It was still enormous though, and you have to be careful because then the pizza comes and you really need to save room for that. Unfortunately, our app came only like 10 minutes before our pizza (service was a bit off) so we didn’t get to stave off the hunger waiting for our pizza that much. The pizza came and our server served each of us a gigantic slice—we split a large (there were 5 of us) and had half spinach and half sausage ($25.75). Having the pizza at the restaurant was much better than carry out—the crust stayed crisper on the bottom and flakier on the edges (I also recommend against getting mushrooms as we did the first time because they contributed to soggy crust syndrome I think).

The pizza is good, but honestly, I can’t get as excited about it as some people seem to. My favorite part of it is the sauce, which has a nice acidic savory kick—it isn’t sweet like some pizza sauces are. I was kind of overwhelmed with the amount of cheese on there—I think about 80% of the pizza is cheese—and it’s a thick pie. There was a thin layer of spinach (or sausage) underneath all the cheese. I think the spinach was the preferred topping—everyone thought the sausage was kind of bland. I also had a side salad—the harvest salad (still quite large) ($5.25). It was mixed greens with blue cheese, candied walnuts, dried fruit, pear and balsamic vinaigrette. A little heavy on the dried fruit for me, but it served its purpose—cutting through all that cheesy pizza with some hits of acid.

I think we all decided we wouldn’t wait an hour for it, but it’s an okay option if you’re in the mood for a giant cheese bomb. I know you are all going to probably tell me I’m crazy, but I just don’t think it’s all that.

4100 East 82nd Street
Indy 46250

Monday, June 8, 2015

Road Trip: Chicago--Next (Revisit)

We got an opportunity to go back to Next in Chicago with our foodie doctor friends who have season tickets. We got to go to “Chicago Steak” with them last year and we were really impressed. Next picks a new cuisine to showcase 3 times a year and totally changes up the menu. This time it was Spanish tapas and I was excited because good Spanish tapas are hard to find, particularly in Indy.

I won’t go through everything, because, well, it was tapas and there were a ton of smallish things and it would take me forever. I will say, overall, they were on the fancier side for what I was expecting—more Alinea than Spanish bar snacks, but it was fun to see what was going to come next.

I think we all agreed on some of our favorite courses—we all really liked the crazy tender bits of octopus served with eggplant in a savory, earthy foam. Seriously, those bits of octopus were delicious. With that course, they also served some mussels that they prepared in house and then put into little cans that you popped open. Cute presentation, but the mussels themselves didn’t really do much for us.

One of the more traditional dishes- the Iberico ham (this was jamon iberico de belotta, was one was probably also one of our favorite dishes. They served a large platter of the super finely sliced ham with this cool dish of “pasta” made with shaved asparagus and little lightly fried potatoes (“patatas bravas’) with cheese. They were interesting little plates to eat together, even if the “pasta” seemed a little out of place with the others. The ham itself was pretty spectacular.

I did enjoy the intermezzo course of grapefruit and pinenut shooters with the little walnuts filled with chocolates. That was an interesting course, although sort of a randomly placed sweet one, followed by a pretty meaty one. I guess it was a sort of palate cleanser.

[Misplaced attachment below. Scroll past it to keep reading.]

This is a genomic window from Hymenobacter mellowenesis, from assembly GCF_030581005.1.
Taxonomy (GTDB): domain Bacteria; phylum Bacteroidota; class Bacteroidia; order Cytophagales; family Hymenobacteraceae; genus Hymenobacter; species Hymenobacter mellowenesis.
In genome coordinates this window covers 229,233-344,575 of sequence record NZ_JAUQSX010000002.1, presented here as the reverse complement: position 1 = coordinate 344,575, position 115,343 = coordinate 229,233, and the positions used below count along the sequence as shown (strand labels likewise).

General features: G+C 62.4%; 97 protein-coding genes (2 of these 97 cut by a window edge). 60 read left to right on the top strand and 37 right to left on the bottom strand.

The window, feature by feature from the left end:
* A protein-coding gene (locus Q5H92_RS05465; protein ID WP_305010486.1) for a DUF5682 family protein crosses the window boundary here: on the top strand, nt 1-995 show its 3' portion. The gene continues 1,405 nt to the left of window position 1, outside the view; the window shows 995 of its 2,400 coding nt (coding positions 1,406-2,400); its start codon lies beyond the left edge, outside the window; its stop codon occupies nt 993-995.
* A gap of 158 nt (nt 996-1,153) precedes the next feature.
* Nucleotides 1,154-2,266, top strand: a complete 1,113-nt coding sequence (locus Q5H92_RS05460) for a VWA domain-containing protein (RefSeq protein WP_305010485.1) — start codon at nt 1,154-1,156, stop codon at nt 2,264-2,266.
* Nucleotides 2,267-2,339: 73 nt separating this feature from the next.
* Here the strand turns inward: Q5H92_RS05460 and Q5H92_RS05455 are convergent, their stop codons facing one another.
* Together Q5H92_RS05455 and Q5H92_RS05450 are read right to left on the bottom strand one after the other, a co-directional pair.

I also enjoyed the more straightforward dish of “chuleton” or ribeye steak in this case, and Next’s version of a Spanish tortilla, which is sort of like an eggy potato quiche. In this case, they explained the eggs were meant to be pretty runny, but you had to scoop them out quickly from the hot pan to keep them that way—or if you preferred them cooked more, you could leave them in. You could then use the pan to further cook your steak if you wanted. Hubby and I pulled the eggs out quickly and enjoyed their softness with the rare beef. It was a tasty, if somewhat simple, course.

One of the first sweet courses was the one that no one at the table liked. In fact, I am pretty sure all of us strongly disliked it. It was a raw shrimp served with strawberry sauce—the body that is. The head was filled with a form of ice cream. Ok, I am game for whatever, but this was just gross. The shrimp had a slimy texture and I don’t know, being coated in strawberry didn’t help. They did give us a big branch of olive to find bars of white chocolate in though—and the white chocolate was tasty.

By the time we got to the last dessert, which was good, I was so full that I could barely try it. It was a Spanish-style cheesecake with this chocolate, blueberries and hazelnuts. The chocolate was in a bowl, and you could kind of smear some on the cheesecake. They both tasted very good, but I wished I wasn’t so full. 

Sadly, our service suffered quite a bit for some reason as well. Tables who came in after us finished before us (and we’re all eating exactly the same thing). It almost seemed we were forgotten sometimes. At one point we worried our server had had a medical emergency. This contributed to the overfullness I think, because we had so much more time to digest all that food, by the time dessert got there, I was done. Like I said, there were many more courses (some of which I have pictured here). The rest were all not bad, but didn’t make it to my favorite list, either as most favorites, or least favorites, so I figured I spare you all the details of a very long meal.

I don’t know, I am torn about Next. The first time, I couldn’t wait to go back. This time, I’m not sure if I want to pass on trying some place new instead. Of course, the menu completely changes every few months, so who knows what the next one will be like?

953 West Fulton
Chicago, IL 60607

charred porkbelly and croutons with romesco
grilled stuffed leeks
El Bulli-style "olives" (served in the actual spoons from El Bulli)
fried egg yolks
brandade with fried cod skin